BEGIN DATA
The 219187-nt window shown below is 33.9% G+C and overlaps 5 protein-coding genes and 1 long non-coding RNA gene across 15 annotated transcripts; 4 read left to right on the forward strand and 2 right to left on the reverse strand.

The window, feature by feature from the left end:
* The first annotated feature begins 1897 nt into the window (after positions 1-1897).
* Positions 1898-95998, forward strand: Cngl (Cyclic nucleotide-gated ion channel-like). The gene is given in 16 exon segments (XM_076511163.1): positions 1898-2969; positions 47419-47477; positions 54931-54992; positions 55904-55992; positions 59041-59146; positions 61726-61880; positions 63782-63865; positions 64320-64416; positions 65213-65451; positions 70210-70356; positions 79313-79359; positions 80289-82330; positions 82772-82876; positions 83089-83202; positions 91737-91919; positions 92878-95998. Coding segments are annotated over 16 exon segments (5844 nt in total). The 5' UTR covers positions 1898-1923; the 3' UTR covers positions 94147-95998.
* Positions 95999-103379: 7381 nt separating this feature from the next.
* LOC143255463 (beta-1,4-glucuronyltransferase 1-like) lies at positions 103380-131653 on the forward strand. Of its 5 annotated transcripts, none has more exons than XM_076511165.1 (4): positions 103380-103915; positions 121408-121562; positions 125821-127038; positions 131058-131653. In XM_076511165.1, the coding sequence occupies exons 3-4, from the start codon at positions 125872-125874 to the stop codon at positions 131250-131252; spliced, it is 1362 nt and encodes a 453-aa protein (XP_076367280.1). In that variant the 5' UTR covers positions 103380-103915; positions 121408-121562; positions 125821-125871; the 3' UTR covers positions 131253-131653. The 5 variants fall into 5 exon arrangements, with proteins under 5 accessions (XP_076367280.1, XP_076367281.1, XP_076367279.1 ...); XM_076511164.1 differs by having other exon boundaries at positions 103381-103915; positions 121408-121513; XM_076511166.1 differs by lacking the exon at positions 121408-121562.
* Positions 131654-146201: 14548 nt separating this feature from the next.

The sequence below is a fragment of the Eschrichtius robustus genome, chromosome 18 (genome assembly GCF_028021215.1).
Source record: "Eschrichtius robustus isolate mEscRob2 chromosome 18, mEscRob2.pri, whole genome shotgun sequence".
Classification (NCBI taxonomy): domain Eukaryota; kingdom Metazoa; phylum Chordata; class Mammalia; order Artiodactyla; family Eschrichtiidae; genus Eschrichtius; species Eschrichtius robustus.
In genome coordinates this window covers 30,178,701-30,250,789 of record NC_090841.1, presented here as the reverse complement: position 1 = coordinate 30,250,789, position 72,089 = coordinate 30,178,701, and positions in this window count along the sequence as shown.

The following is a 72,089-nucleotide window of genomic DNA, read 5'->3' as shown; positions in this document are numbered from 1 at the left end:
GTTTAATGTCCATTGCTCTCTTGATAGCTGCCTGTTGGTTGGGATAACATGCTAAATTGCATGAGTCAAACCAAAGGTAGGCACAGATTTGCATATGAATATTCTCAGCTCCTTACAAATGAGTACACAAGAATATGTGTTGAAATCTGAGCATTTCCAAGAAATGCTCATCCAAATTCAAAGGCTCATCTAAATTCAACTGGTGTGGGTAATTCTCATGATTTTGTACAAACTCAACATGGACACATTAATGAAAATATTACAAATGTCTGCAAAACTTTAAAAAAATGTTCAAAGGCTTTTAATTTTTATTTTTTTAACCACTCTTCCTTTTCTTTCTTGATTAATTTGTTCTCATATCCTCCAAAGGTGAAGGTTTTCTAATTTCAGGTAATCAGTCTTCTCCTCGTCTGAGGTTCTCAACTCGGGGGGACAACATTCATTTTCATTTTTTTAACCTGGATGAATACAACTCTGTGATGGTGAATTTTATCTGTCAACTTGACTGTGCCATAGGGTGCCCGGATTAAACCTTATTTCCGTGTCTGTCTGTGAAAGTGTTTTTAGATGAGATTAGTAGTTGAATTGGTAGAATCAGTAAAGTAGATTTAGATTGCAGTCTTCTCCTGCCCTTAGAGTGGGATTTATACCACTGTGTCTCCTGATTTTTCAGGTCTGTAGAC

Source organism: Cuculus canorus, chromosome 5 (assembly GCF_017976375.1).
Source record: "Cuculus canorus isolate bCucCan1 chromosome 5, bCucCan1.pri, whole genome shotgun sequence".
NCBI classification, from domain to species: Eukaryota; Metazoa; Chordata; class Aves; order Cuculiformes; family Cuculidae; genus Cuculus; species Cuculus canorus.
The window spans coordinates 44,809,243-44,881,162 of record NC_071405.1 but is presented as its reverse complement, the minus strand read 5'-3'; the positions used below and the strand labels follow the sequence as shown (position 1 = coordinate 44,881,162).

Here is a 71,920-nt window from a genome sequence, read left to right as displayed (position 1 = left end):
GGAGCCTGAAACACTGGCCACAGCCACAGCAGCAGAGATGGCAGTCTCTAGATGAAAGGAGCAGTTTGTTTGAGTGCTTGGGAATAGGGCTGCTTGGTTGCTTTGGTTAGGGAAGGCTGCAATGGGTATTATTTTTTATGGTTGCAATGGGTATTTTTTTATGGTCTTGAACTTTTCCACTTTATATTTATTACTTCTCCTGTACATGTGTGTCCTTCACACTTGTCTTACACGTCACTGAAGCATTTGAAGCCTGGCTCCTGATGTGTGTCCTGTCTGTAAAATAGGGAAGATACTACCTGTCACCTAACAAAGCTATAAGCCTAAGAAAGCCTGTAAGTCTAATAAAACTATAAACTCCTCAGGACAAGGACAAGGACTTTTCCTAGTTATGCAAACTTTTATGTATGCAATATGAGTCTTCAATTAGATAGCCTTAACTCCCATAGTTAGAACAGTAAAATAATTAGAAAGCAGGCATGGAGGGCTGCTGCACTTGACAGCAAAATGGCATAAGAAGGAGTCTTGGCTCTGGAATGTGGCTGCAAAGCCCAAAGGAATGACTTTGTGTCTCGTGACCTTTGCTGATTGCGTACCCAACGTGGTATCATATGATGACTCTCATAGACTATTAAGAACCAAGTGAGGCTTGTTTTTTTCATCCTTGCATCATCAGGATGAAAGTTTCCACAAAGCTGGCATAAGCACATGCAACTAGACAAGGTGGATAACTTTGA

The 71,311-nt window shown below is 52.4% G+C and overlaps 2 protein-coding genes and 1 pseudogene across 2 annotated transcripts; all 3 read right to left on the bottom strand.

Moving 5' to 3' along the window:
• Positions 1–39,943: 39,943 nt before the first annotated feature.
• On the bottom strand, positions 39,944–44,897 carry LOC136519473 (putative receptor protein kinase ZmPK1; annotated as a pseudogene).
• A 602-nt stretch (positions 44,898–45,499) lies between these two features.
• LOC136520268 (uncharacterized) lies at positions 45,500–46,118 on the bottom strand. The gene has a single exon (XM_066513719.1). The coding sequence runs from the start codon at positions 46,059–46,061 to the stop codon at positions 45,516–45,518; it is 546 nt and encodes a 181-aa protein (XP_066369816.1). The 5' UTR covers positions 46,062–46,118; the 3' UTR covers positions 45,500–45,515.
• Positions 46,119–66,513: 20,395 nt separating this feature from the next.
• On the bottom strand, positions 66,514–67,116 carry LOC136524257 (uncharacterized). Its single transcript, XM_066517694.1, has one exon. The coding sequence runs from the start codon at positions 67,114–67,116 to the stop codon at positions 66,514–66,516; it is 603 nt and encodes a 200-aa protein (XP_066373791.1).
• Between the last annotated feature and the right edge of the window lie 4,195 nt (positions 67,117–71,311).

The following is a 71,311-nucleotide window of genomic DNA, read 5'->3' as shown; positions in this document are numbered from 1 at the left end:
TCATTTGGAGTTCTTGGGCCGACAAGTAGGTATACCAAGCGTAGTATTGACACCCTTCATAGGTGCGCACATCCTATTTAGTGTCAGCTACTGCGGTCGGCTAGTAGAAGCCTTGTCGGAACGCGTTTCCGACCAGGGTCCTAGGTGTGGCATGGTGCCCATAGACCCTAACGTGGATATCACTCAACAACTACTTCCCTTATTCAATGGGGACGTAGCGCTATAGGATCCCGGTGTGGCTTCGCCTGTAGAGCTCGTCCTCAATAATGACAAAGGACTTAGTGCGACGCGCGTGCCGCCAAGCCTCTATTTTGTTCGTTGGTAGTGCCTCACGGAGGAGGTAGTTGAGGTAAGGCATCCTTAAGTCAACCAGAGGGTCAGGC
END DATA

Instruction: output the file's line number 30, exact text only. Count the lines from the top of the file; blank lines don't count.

TCATTTGGAGTTCTTGGGCCGACAAGTAGGTATACCAAGCGTAGTATTGACACCCTTCATAGGTGCGCACATCCTATTTAGTGTCAGCTACTGCGGTCGGCTAGTAGAAGCCTTGTCGGAACGCGTTTCCGACCAGGGTCCTAGGTGTGGCATGGTGCCCATAGACCCTAACGTGGATATCACTCAACAACTACTTCCCTTATTCAATGGGGACGTAGCGCTATAGGATCCCGGTGTGGCTTCGCCTGTAGAGCTCGTCCTCAATAATGACAAAGGACTTAGTGCGACGCGCGTGCCGCCAAGCCTCTATTTTGTTCGTTGGTAGTGCCTCACGGAGGAGGTAGTTGAGGTAAGGCATCCTTAAGTCAACCAGAGGGTCAGGC